Having mentioned in the previous column the approaching summer with its enervating temperatures, I thought that it would be appropriate to consider a book in which the action takes place in the winter. Winter in the far north of Norway, no less, a place where the temperature extremes are similar to Tucson's during the summer, but in the opposite direction.
We Die Alone, by David Howarth, is an amazing adventure that took place during the Second World War, and involved one Jan Baalsrud, the sole survivor of a band of twelve Norwegian patriots (the German army invaded Norway in 1940 and occupied that country for most of the remainder of the war). Pursued by enemy soldiers after his boat was sunk in the Toftefjord in 1943, he set off to reach the Swedish frontier and safety (Sweden was neutral during the war). His ensuing struggle to stay out of German hands, and, ultimately, to survive, is just as gripping today as when it was first published in 1955.
“His choice of direction then, if it was not at random, was probably governed by the light. In the thickest of cloud and snow one sometimes has an impression of greater darkness where a steep rock face is close above. The sides of Lyngdalen may have thrown extra darkness, and so may have the sharp bend downstream in the narrow valley. But upstream Jaeggevarre stands farther back, and in that direction there is less to obscure the light. Jan may have concluded that this was south, or that it was really the lower reaches of the valley. At all events, he began to climb that way....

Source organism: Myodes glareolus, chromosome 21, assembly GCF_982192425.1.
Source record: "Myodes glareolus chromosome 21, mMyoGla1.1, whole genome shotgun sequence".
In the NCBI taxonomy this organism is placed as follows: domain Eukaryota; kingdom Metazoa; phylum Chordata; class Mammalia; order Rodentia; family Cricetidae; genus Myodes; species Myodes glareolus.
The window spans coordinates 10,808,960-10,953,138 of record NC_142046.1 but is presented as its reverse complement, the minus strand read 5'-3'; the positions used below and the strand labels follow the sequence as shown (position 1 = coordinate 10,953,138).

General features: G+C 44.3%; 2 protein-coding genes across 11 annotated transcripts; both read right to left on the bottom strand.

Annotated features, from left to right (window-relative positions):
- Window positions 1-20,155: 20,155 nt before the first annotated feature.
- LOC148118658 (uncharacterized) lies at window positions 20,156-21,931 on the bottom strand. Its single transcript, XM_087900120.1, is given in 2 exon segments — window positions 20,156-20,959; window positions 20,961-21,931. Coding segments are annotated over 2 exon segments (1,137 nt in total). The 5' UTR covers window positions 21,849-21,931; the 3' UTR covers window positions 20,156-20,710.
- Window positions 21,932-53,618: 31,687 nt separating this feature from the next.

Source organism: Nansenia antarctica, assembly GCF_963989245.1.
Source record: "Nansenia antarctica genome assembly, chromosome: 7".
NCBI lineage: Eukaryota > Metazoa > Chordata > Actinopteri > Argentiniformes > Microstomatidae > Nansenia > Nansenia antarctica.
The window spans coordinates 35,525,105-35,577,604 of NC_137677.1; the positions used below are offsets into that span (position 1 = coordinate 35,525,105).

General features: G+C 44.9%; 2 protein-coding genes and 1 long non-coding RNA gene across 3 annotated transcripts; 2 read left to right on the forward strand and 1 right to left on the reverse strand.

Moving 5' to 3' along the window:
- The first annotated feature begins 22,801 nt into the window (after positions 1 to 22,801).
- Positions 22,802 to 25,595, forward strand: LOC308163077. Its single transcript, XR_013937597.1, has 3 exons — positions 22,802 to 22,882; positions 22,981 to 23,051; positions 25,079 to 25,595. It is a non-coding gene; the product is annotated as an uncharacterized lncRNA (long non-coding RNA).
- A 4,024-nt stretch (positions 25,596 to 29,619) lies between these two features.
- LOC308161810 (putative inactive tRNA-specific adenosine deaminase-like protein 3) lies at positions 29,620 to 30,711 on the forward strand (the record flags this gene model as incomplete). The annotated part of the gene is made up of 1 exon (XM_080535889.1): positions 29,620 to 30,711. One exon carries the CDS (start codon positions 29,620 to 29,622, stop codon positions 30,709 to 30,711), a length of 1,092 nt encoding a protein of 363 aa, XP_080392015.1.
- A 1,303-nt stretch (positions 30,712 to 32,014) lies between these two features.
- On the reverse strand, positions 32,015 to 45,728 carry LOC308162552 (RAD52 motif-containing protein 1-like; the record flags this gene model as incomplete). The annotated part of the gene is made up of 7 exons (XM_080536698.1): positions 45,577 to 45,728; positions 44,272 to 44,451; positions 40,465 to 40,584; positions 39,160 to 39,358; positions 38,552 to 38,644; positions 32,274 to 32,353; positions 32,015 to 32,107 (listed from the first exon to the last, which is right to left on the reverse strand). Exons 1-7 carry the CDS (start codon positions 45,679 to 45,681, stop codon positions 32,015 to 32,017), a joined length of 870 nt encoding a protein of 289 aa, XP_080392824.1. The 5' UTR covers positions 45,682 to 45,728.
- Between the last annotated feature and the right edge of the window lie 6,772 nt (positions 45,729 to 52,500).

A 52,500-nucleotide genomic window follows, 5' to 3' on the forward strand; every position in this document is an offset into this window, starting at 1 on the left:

Suddenly with lightning speed the snow slope split from end to end and the snow below his feet gave way. He fell on his side and snatched at the surface, but everything was moving, and the snow fell upon him and rolled him over and over. He felt himself going down and down, faster and faster, fighting with roaring masses of snow which were burying him alive. It wrenched and pounded his helpless body, and choked and battered him till he was unconscious. He fell limply in the heart of the avalanche and it cast out his body on the valley floor below. Down there he lay still, long after its thunder had echoed away to silence.”
Jan Baalsrud's incredible true adventure stands alone in the annals of the Second World War as a record of unbelievable hardship, heart-stopping drama (in the finest sense of that word), and super-human courage. It's a tale that has stood the test of time, and will continue to do so. Be sure to read all about it.
Copyright © 2003, S. Halversen.
All Rights Reserved.